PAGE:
Objective: To compare sleep quality and fatigue between women with premature ovarian insufficiency (POI) receiving hormone therapy (HT) and women of the same age with preserved ovarian function. Methods: This was a cross-sectional study of 61 women with POI receiving HT (POI group) and 61 women with preserved ovarian function (control group) who were matched by age (±2 years). The Pittsburgh Sleep Quality Index (PSQI) and Chalder Fatigue Scale were used to assess sleep quality and fatigue. Apart from correlation analysis, the Mann-Whitney, chi-square, or Fisher test was used to compare the groups. Results: W...
Source: Menopause - Category: OBGYN Tags: Original Articles Source Type: research
Conclusions: Low-dose paroxetine is an effective treatment for vasomotor menopause symptoms, including hot flushes. PMID: 31480427 [PubMed - in process]
Source: Medicina (Kaunas) - Category: Universities & Medical Training Authors: Tags: Medicina (Kaunas) Source Type: research
MONDAY, Aug. 5, 2019 -- Women with premature ovarian insufficiency (POI) receiving hormone therapy have poor sleep quality, according to a study published online July 8 in Menopause. Cristina Laguna Benetti-Pinto, M.D., Ph.D., from the University of...
Source: Drugs.com - Pharma News - Category: Pharmaceuticals Source Type: news
(The North American Menopause Society (NAMS)) Sleep disturbances are a frequent complaint of women in the menopause transition and postmenopause. A new study demonstrates that women with premature ovarian insufficiency (POI) who are receiving hormone therapy have poorer sleep quality and greater fatigue than women of the same age with preserved ovarian function. Study results are published online in Menopause, the journal of The North American Menopause Society (NAMS).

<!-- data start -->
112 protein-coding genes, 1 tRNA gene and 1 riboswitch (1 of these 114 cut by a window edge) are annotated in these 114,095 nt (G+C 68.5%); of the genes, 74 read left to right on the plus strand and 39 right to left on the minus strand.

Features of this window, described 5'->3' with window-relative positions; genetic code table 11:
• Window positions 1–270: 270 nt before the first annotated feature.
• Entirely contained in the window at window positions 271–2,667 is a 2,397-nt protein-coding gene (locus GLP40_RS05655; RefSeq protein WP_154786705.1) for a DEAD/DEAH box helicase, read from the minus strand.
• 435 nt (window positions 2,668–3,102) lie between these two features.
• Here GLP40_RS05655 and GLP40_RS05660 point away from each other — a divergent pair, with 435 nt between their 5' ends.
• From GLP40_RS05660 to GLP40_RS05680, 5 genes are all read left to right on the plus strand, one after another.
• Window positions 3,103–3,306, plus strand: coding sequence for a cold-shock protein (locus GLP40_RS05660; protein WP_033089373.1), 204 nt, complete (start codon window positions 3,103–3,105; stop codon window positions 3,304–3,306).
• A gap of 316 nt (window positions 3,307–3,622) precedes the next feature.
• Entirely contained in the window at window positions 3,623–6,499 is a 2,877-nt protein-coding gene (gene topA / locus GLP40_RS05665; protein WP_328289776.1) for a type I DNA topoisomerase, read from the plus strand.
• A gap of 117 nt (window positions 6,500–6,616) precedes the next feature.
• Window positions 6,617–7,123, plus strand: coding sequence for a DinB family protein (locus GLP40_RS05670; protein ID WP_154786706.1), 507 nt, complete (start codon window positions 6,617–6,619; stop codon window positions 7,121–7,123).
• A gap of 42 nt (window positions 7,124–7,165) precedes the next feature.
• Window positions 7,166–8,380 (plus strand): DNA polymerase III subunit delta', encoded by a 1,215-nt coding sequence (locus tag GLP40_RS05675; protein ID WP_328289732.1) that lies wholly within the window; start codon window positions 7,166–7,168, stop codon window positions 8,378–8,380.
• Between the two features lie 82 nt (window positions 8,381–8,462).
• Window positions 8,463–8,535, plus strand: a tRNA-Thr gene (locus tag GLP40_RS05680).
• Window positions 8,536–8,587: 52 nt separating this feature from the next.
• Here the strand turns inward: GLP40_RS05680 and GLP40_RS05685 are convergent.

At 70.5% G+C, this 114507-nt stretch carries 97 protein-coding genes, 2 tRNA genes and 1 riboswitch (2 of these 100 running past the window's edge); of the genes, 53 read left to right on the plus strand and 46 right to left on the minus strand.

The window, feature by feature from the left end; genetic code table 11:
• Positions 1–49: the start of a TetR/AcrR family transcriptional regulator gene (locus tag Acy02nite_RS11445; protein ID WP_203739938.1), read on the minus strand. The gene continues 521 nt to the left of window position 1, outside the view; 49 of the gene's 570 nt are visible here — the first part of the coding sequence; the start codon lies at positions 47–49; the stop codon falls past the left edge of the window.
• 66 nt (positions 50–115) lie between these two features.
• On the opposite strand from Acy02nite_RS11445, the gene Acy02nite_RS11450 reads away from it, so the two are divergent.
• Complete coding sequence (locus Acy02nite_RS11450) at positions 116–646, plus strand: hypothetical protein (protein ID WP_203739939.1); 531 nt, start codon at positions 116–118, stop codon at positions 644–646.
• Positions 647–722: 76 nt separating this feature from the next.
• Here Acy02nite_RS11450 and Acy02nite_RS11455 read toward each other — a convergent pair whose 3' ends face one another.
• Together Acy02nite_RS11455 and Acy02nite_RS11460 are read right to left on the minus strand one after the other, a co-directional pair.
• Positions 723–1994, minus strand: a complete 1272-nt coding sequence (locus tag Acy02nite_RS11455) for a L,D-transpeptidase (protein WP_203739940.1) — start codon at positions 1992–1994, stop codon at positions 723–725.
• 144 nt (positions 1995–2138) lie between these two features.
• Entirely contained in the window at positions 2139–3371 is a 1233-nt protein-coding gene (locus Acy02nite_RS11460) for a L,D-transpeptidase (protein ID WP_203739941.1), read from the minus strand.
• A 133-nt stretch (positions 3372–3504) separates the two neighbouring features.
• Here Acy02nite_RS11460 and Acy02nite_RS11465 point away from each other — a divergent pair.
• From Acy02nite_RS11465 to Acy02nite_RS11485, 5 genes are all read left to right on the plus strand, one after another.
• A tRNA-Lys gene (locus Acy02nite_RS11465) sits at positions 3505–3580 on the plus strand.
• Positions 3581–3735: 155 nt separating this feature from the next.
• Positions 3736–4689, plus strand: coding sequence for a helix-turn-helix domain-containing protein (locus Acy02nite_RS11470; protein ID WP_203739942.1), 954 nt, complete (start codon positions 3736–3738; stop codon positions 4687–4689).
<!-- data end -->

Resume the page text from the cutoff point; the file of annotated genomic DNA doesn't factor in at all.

Source: EurekAlert! - Medicine and Health - Category: International Medicine & Public Health Source Type: news
A Combined, Bioidentical, Oral, 17β-Estradiol and Progesterone Capsule for the Treatment of Moderate to Severe Vasomotor Symptoms due to Menopause. Expert Rev Clin Pharmacol. 2019 Jul 08;: Authors: Archer DF, Bernick BA, Mirkin S Abstract Introduction: Many women seek treatment to alleviate menopausal vasomotor symptoms (VMS). Numerous women use combination compounded hormone therapy (CHT) to achieve the benefits of estrogen/progesterone for endometrial protection. TX-001HR is a combination of bioidentical 17β-estradiol (E2) and progesterone (P4) in a single capsule designed for continuous da...
Source: Expert Review of Clinical Pharmacology - Category: Drugs & Pharmacology Tags: Expert Rev Clin Pharmacol Source Type: research
Conclusion: These findings indicate that TBI differentially affects the levels of sex-steroid hormones in men and women patients. Plasma levels of testosterone could be a good candidate blood marker to predict recovery from unconsciousness after sTBI for male patients. Introduction Traumatic brain injury (TBI) is a major cause of death and disability worldwide and is increasing in incidence (1). Patients with acute severe TBI (sTBI) often develop severe disorders of consciousness, i.e., coma, minimally conscious state or vegetative state. Although many patients may regain consciousness during the 1-month post-TBI p...
Source: Frontiers in Endocrinology - Category: Endocrinology Source Type: research
More News: Health | Hormonal Therapy | Hormones | Men | Menopause | Sleep Disorders | Sleep Medicine | Study | Women